Turkey and the EU: yesterday's answers to tomorrow's security problems?
Conflict Studies Reasearch Centre
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EU civilian crisis management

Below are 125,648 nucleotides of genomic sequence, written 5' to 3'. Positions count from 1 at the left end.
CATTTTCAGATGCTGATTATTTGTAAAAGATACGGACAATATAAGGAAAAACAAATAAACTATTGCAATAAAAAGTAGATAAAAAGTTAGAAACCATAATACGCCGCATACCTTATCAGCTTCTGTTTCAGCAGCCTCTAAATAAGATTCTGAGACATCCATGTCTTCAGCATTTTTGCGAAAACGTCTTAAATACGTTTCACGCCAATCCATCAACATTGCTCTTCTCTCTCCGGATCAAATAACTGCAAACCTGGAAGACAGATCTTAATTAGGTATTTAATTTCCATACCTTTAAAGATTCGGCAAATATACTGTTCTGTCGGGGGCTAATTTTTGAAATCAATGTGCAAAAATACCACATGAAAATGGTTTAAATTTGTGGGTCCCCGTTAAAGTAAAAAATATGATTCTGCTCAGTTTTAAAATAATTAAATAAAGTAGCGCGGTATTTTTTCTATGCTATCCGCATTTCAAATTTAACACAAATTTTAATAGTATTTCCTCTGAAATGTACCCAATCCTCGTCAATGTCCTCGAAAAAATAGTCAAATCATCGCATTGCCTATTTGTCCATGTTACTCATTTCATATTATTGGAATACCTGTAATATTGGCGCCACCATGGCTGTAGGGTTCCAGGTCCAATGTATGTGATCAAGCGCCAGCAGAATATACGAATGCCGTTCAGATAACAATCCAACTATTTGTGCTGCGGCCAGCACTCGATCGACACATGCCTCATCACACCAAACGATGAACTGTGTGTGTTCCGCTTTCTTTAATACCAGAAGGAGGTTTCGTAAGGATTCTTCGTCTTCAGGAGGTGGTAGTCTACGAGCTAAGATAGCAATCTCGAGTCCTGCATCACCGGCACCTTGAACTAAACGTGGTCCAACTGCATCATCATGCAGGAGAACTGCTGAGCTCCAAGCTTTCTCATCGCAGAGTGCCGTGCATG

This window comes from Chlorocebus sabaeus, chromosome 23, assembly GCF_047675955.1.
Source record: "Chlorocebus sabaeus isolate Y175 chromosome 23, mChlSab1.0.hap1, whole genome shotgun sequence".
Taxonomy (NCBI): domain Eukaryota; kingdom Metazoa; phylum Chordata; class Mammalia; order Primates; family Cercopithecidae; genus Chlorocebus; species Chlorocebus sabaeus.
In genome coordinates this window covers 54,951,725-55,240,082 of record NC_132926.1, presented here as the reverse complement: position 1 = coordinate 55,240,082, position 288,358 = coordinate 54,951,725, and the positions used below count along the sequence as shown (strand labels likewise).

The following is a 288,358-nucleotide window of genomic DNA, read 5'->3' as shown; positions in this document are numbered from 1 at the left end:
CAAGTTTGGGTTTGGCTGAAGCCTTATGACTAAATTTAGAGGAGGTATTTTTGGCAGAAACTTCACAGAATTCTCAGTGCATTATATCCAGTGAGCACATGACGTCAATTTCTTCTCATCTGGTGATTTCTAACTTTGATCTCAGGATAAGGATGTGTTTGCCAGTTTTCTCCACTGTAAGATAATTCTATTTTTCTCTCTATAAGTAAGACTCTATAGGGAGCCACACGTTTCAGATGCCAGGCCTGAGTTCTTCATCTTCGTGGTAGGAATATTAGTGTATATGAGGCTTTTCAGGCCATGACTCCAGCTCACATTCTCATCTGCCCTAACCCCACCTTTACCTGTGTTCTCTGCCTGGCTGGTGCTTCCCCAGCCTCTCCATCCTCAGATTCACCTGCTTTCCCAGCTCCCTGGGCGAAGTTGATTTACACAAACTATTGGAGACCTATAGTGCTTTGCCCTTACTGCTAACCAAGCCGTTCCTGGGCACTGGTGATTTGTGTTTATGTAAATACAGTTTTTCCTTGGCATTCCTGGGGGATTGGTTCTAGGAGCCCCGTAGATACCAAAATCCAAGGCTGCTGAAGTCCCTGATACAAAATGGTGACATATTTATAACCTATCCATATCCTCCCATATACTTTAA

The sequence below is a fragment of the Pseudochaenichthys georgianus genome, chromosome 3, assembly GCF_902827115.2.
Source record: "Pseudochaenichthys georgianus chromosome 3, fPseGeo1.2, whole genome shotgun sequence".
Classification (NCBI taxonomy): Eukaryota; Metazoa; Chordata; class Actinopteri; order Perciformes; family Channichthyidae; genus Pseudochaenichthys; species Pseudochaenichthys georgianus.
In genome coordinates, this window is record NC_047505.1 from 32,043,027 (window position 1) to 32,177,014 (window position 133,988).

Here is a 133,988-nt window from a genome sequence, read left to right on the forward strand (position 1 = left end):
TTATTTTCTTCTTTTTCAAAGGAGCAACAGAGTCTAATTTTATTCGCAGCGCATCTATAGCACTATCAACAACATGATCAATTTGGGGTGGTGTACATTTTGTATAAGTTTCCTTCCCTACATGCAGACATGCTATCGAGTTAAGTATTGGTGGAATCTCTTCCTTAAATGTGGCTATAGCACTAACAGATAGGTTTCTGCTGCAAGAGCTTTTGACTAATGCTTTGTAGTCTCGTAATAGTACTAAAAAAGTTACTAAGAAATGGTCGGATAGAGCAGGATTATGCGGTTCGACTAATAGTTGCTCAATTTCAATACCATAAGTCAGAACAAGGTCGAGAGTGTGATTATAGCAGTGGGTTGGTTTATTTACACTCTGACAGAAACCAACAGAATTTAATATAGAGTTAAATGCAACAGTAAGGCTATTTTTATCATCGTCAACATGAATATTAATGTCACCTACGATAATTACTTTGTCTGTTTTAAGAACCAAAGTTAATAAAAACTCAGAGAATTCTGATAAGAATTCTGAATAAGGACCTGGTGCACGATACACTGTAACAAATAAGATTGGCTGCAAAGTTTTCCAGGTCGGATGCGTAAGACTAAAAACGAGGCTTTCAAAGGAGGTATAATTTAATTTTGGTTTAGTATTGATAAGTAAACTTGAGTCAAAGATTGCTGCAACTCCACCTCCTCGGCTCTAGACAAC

Since the end of the Cold War and the dissolution of the Soviet Union, it has become rather commonplace among EU policymakers to present Turkey as a 'consumer' and not a 'producer' of security in Europe. 1 In the absence of a Soviet threat to contain which Turkish policymakers had, in the aftermath of the Cold War, adopted the role of a 'staunch ally', Turkey's geopolitical location no longer seems to justify the kind of military as well as economic and political support it received during the Cold War. Second, the Turkish military capability, which was considered an asset at a time when NATO strategy assigned a significant deterrent value to ground forces, has lost its centrality to Western strategy. Third, its proximity to unstable regions such as the Balkans, the Caucasus and the Middle East means Turkey is faced with military threats and could embroil the EU in its own problems. Given such prevalent representations of Turkey as a 'burden,' and not an 'asset' for building security in Europe, Turkish policymakers spent the 1990s trying to find Turkey a niche in the evolving post-Cold War environment. 2 With the European Union's move to become a 'military power' in its own right, they seem to have finally found that niche. The EU's 1999 decision to recognize Turkey as a candidate country is viewed by some as an evidence of its recognition of Turkey's value as a producer of security in Europe. 3 It has been suggested, for instance, that an important reason behind the European Council decision to elevate Turkey's status to that of candidate country is the EU's evolving security role. In other words, the estimates of the potential benefits of Turkey's inclusion into the EU's Security and Defence Policy (ESDP) and the costs entailed by its exclusion essentially shape the EU's policies towards Turkey. 4 The fact that the EU decision on Turkey's candidacy and the constitution of a European military force for crisis management purposes were both declared at the Helsinki summit seems to have reinforced this reasoning. The EU's move to transform itself from a purely 'civilian power' 5 to a 'military power' has raised hopes in Turkey that the change in EU's security policies may be the opportunity Turkey has been waiting for since the end of the Cold War.